When you consider a Self-Directed IRA, you’re inevitably going to face a choice: should you use a Self-Directed Traditional IRA or a Self-Directed Roth IRA? But we always find that before you make this choice, it’s vital that you understand the key differences. The differences might seem superficial at first, until you realize that the rules governing these two account types are very different. And they can have an enormous impact on the way you strategize to save as much money as possible for retirement.
What will you need to know? Here are a few key lessons that will help you pick whether you need a Traditional IRA or a Self-Directed Roth IRA:
Self-Directed Traditional IRA vs. Self-Directed Roth IRA: Key Differences
The most obvious difference between the two? Taxation on withdrawals. With the Self-Directed Roth IRA, you will put taxable money into the retirement account, which means that you won’t be able to deduct these contributions as you save money for retirement. But the good news is that this money grows tax-free in the account. When you’re ready to withdraw, you won’t have to pay taxes on it; that money already came out in the form of income taxes earlier on.
With the Self-Directed Traditional IRA, you’ll be making contributions that are tax deductible. This is great if you need to save money on your taxes in the short-term, but keep in mind that because the taxes aren’t paid on this money in the short-term, you’ll be expected to pay them when you take withdrawals on your account as you retire. That means that you may be paying taxes on money that’s grown significantly over the years. And though this account does allow for growth within the account, it may end up putting you in higher tax brackets when you eventually do retire. It’s something to keep in mind.
How Do You Know Which Style is For You?
There’s no single answer for whether a Roth or a Self-Directed Traditional IRA is right for you. Many personal finance experts are happy to tout the virtues of the Self-Directed Roth IRA because they know how powerful it is to pay your taxes upfront and allow for growth over the long-term. But your individual choices will vary. There’s nothing wrong with a Self-Directed Traditional IRA. It has plenty of tax benefits. It will save you money in the short term. It will make investing more flexible for you.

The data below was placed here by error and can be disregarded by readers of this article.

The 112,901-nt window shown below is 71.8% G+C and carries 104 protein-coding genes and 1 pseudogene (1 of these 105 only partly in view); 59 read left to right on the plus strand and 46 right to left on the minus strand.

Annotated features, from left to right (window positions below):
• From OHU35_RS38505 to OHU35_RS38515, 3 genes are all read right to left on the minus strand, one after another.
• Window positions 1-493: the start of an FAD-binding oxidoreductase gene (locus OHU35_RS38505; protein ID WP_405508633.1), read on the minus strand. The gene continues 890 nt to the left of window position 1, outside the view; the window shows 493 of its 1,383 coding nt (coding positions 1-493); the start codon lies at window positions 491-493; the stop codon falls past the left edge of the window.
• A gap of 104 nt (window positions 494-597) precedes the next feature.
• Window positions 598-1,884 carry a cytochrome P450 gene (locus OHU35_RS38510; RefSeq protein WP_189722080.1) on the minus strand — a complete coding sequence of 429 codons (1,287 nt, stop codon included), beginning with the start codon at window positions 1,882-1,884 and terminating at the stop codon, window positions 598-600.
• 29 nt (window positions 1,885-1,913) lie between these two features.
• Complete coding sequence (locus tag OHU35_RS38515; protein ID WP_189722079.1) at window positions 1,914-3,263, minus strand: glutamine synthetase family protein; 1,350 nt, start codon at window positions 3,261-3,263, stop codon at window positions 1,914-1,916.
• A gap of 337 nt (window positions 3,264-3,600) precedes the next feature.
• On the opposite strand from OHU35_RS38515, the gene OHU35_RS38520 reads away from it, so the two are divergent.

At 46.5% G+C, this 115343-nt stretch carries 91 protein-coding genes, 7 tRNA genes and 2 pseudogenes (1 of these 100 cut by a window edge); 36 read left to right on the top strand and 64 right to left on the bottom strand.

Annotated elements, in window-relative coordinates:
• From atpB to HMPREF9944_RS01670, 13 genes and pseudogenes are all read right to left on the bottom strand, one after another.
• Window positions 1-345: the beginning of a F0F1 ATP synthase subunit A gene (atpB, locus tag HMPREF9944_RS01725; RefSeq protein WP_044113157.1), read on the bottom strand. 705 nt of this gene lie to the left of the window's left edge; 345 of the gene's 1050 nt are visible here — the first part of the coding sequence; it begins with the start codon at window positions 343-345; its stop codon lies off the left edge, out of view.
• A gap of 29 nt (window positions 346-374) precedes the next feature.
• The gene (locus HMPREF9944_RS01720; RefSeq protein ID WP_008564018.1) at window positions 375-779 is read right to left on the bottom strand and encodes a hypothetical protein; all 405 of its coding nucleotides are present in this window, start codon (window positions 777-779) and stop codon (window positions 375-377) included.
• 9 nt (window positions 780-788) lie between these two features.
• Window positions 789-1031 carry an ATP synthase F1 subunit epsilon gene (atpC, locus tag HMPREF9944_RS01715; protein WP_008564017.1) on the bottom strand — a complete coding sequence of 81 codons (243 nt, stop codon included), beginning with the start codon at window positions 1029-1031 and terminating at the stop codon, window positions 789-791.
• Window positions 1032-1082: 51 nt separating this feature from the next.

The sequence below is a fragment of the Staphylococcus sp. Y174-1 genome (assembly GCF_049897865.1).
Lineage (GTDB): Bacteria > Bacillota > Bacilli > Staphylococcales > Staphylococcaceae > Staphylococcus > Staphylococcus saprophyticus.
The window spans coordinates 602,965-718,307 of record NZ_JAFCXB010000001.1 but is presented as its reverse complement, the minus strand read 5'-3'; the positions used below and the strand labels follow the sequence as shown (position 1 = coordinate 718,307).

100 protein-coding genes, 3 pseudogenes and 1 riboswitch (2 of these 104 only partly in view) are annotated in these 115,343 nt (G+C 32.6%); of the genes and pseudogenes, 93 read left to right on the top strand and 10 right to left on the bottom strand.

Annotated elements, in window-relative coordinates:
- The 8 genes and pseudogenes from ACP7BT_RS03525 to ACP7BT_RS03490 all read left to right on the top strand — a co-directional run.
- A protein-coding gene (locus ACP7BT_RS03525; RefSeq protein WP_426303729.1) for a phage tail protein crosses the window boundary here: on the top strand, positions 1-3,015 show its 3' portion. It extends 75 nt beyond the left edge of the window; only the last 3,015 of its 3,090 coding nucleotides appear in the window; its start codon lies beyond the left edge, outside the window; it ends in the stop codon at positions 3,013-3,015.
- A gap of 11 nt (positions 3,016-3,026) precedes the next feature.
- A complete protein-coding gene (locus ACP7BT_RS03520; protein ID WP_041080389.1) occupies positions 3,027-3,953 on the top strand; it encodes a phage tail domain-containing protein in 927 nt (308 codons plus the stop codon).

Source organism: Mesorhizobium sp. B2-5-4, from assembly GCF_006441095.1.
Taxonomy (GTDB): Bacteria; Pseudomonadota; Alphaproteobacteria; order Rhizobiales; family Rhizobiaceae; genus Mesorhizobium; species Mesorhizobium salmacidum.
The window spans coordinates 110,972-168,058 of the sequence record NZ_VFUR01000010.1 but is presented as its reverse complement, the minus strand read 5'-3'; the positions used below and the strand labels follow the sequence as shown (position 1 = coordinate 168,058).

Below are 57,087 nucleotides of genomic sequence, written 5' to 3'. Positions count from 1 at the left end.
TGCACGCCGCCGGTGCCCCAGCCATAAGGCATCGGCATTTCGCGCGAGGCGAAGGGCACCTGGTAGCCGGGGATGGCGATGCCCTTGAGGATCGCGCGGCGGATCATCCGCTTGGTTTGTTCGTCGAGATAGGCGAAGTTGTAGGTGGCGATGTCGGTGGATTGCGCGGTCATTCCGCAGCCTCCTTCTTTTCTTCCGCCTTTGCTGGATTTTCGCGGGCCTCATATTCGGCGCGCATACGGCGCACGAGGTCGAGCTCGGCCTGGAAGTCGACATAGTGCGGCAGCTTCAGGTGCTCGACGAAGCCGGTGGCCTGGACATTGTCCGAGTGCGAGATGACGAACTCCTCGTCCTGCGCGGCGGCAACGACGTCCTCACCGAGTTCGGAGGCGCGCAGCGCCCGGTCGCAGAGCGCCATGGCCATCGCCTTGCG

For many people, they will end up having more money in retirement than they do currently. For that reason, a Self-Directed Roth IRA can be a major advantage, as it allows for tax-free withdrawals on money that’s already been taxed. But keep in mind that American IRA, as a Self-Directed IRA administration firm, provides information and not specific financial advice for our clients.
Making a Self-Directed IRA Work
Why are these accounts so appealing to people? If you’re self-directing, it helps to know why so many people turn to this highly independent form of investing. One reason: it’s highly flexible. People with Self-Directed IRAs can make investments in lots of nontraditional retirement assets. They can invest in real estate and precious metals. They can invest in tax liens. They can invest in private notes. And this independence allows them to leverage their specific investment experience and knowledge to increase their overall retirement portfolio—all while working within the protections of a Traditional or a Self-Directed Roth IRA.